US libraries face ‘unprecedented’ efforts to ban books on race and gender themes

Challenges from conservative parent groups and others targeted 1,651 different titles, the American Library Association said

Books for children and young adults containing themes of race, gender and sexual identity received an “unprecedented” number of challenges last year, the American Library Association (ALA) has said, reflecting a growing national trend of attempted censorship.

The challenges came from conservative parent groups and others. In some cases, the group says, librarians and elected officials were threatened with violence by members of the Proud Boys and armed activists at school board and library board meetings.

In a report released to coincide with next week’s Banned Books Week, the ALA also said that challenges from January to August this year were already running significantly higher than 12 months ago and are on course to surpass the 2021 figure.

In all, the ALA revealed, there were 681 attempts to ban or restrict library resources in schools, universities and public libraries, seeking to remove or restrict 1,651 different titles, in the eight full months of the year so far.

In 2021, there were 729 attempts to censor library resources, targeting 1,597 books. James LaRue, executive director of Colorado’s Garfield county public library district, said the numbers pointed to “a surprisingly consistent and coordinated campaign of censorship”.

“In addition to the increase in challenge volume, the scope of challenges also expanded,” said the ALA, which has announced the theme of the week will be “Books Unite Us. Censorship Divides Us.”

“More than 70% of the 681 attempts to restrict library resources targeted multiple titles. There were instances where hundreds of titles were challenged at a time, and made districtwide as opposed to at a specific school.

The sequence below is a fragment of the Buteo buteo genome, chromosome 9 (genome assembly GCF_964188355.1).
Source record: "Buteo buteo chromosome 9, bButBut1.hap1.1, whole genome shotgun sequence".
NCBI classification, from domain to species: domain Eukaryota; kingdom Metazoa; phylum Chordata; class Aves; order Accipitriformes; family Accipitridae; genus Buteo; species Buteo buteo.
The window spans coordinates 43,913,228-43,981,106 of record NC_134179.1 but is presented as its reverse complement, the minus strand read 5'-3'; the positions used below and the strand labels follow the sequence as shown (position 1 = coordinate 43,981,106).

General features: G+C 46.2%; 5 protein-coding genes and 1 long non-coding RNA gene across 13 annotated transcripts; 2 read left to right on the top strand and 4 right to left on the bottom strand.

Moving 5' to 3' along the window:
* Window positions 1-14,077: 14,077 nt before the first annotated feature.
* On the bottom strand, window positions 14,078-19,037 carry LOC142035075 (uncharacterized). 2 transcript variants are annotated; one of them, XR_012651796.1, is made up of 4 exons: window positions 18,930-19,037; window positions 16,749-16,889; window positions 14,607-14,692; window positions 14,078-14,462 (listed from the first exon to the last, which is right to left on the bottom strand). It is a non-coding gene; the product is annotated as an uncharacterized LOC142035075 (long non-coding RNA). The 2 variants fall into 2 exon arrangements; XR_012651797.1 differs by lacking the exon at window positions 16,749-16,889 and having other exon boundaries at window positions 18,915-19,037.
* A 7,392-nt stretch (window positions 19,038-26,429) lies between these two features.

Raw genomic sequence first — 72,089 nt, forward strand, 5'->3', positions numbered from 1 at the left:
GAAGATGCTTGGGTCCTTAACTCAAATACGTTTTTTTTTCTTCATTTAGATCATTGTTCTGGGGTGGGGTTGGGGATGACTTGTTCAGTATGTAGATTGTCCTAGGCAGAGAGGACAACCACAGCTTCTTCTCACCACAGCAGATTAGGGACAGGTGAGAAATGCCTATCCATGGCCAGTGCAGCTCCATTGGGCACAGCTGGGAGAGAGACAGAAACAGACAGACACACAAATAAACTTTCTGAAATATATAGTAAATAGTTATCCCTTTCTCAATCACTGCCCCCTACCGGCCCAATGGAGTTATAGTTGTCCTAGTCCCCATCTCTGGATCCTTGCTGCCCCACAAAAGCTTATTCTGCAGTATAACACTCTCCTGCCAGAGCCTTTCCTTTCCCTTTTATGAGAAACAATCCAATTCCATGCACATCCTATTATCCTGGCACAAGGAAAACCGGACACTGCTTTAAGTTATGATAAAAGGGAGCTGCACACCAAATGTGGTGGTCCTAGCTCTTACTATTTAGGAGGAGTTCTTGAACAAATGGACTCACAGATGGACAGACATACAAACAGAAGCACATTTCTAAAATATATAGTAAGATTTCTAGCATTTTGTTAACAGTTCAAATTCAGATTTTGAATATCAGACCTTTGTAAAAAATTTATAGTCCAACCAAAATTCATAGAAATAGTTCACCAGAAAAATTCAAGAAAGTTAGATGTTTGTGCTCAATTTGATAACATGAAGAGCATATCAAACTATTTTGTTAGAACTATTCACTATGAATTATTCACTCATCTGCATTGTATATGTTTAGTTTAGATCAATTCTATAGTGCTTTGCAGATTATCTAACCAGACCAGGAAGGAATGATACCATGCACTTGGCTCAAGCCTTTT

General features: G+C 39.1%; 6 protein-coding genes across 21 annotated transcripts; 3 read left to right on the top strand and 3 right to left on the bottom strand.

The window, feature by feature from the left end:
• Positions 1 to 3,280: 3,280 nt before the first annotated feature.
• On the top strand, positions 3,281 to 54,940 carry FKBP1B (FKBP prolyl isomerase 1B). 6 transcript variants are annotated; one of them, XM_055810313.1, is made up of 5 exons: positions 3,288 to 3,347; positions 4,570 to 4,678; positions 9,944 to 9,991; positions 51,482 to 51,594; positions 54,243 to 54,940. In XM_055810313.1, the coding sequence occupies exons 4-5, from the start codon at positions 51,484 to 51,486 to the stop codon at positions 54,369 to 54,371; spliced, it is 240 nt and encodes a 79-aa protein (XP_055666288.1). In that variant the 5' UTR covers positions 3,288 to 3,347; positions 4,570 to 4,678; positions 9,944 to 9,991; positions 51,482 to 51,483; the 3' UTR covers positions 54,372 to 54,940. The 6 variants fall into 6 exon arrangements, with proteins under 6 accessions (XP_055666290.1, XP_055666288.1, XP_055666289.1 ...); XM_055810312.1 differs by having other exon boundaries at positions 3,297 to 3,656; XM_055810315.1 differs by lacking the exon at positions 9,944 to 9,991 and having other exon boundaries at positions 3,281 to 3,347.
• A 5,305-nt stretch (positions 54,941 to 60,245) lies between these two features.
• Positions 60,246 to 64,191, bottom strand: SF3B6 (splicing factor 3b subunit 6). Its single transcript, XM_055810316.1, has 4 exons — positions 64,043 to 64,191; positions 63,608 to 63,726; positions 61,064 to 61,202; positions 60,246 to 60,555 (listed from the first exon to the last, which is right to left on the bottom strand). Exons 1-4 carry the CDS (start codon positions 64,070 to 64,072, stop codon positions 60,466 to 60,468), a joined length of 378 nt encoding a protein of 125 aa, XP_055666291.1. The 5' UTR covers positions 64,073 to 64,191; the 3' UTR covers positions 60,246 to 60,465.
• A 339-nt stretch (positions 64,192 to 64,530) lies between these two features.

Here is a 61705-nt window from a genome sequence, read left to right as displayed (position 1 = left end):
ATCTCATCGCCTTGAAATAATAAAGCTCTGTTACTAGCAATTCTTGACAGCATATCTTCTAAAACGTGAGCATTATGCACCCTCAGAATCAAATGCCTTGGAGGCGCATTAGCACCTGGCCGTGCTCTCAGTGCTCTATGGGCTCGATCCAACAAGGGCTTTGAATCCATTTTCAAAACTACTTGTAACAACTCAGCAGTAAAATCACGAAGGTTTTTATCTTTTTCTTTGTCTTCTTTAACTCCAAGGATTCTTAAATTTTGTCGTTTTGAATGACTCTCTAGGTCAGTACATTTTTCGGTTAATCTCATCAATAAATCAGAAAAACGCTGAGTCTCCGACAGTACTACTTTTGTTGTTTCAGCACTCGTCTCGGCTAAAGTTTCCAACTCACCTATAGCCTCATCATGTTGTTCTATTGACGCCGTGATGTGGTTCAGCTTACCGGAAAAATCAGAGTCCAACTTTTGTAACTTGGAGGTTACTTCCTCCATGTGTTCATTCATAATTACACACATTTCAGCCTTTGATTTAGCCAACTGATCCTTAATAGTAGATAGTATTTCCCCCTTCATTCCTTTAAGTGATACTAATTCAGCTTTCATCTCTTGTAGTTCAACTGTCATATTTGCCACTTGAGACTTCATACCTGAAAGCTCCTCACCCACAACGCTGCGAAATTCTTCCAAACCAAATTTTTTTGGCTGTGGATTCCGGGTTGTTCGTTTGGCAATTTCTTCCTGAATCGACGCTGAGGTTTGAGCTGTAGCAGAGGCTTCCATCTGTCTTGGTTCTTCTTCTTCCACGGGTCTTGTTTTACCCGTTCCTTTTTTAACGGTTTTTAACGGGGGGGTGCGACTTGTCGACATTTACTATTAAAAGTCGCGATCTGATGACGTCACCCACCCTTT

“In the past, most challenges to library resources only sought to remove or restrict a single title.”

The figures mirror those of other groups that have monitored escalating efforts by rightwing politicians and activists to censor literature in schools.

In April, Pen America, a non-profit organization that works to protect freedom of expression in the US, reported that 1,586 bans were implemented in 86 school districts across 26 states in the nine months to the end of March.

The ALA’s office of intellectual freedom (OIF) said the challenges have become increasingly hostile, documenting 27 instances of police reports filed against librarians over books they had on the shelves.

“Threats against library workers grew more frequent. Proud Boys and armed activists protested at school and library board meetings,” the report said.

LaRue added: “Some of those challenging books have adopted tactics of intimidation, threatening board members, superintendents, principals, teachers and librarians with recall, firing and, increasingly, criminal prosecution for distribution of materials alleged to be ‘obscene’, ‘harmful to minors’ or ‘pervasively vulgar’.

“To date, neither local prosecutors or law enforcement agencies have pursued these complaints, on the grounds that, in fact, no crimes were committed.”

The challenges reported to ALA in 2021, it said, represented the highest number of attempted book bans since the list began more than 20 years ago.

Leading with 120 challenges was Gender Queer, Maia Kobabe’s 2019 autobiography about growing up with a non-binary identity. Speakers at a school board meeting in Illinois called it “pornographic” and “a form of grooming”, though ultimately the book was not banned.

Also on the top 10 most challenged list were Lawn Boy by Jonathan Evison, This Book Is Gay by Juno Dawson and All Boys Aren’t Blue by George M Johnson. All have LBGTQ+ themes.


Richard Luscombe

The GuardianTramp

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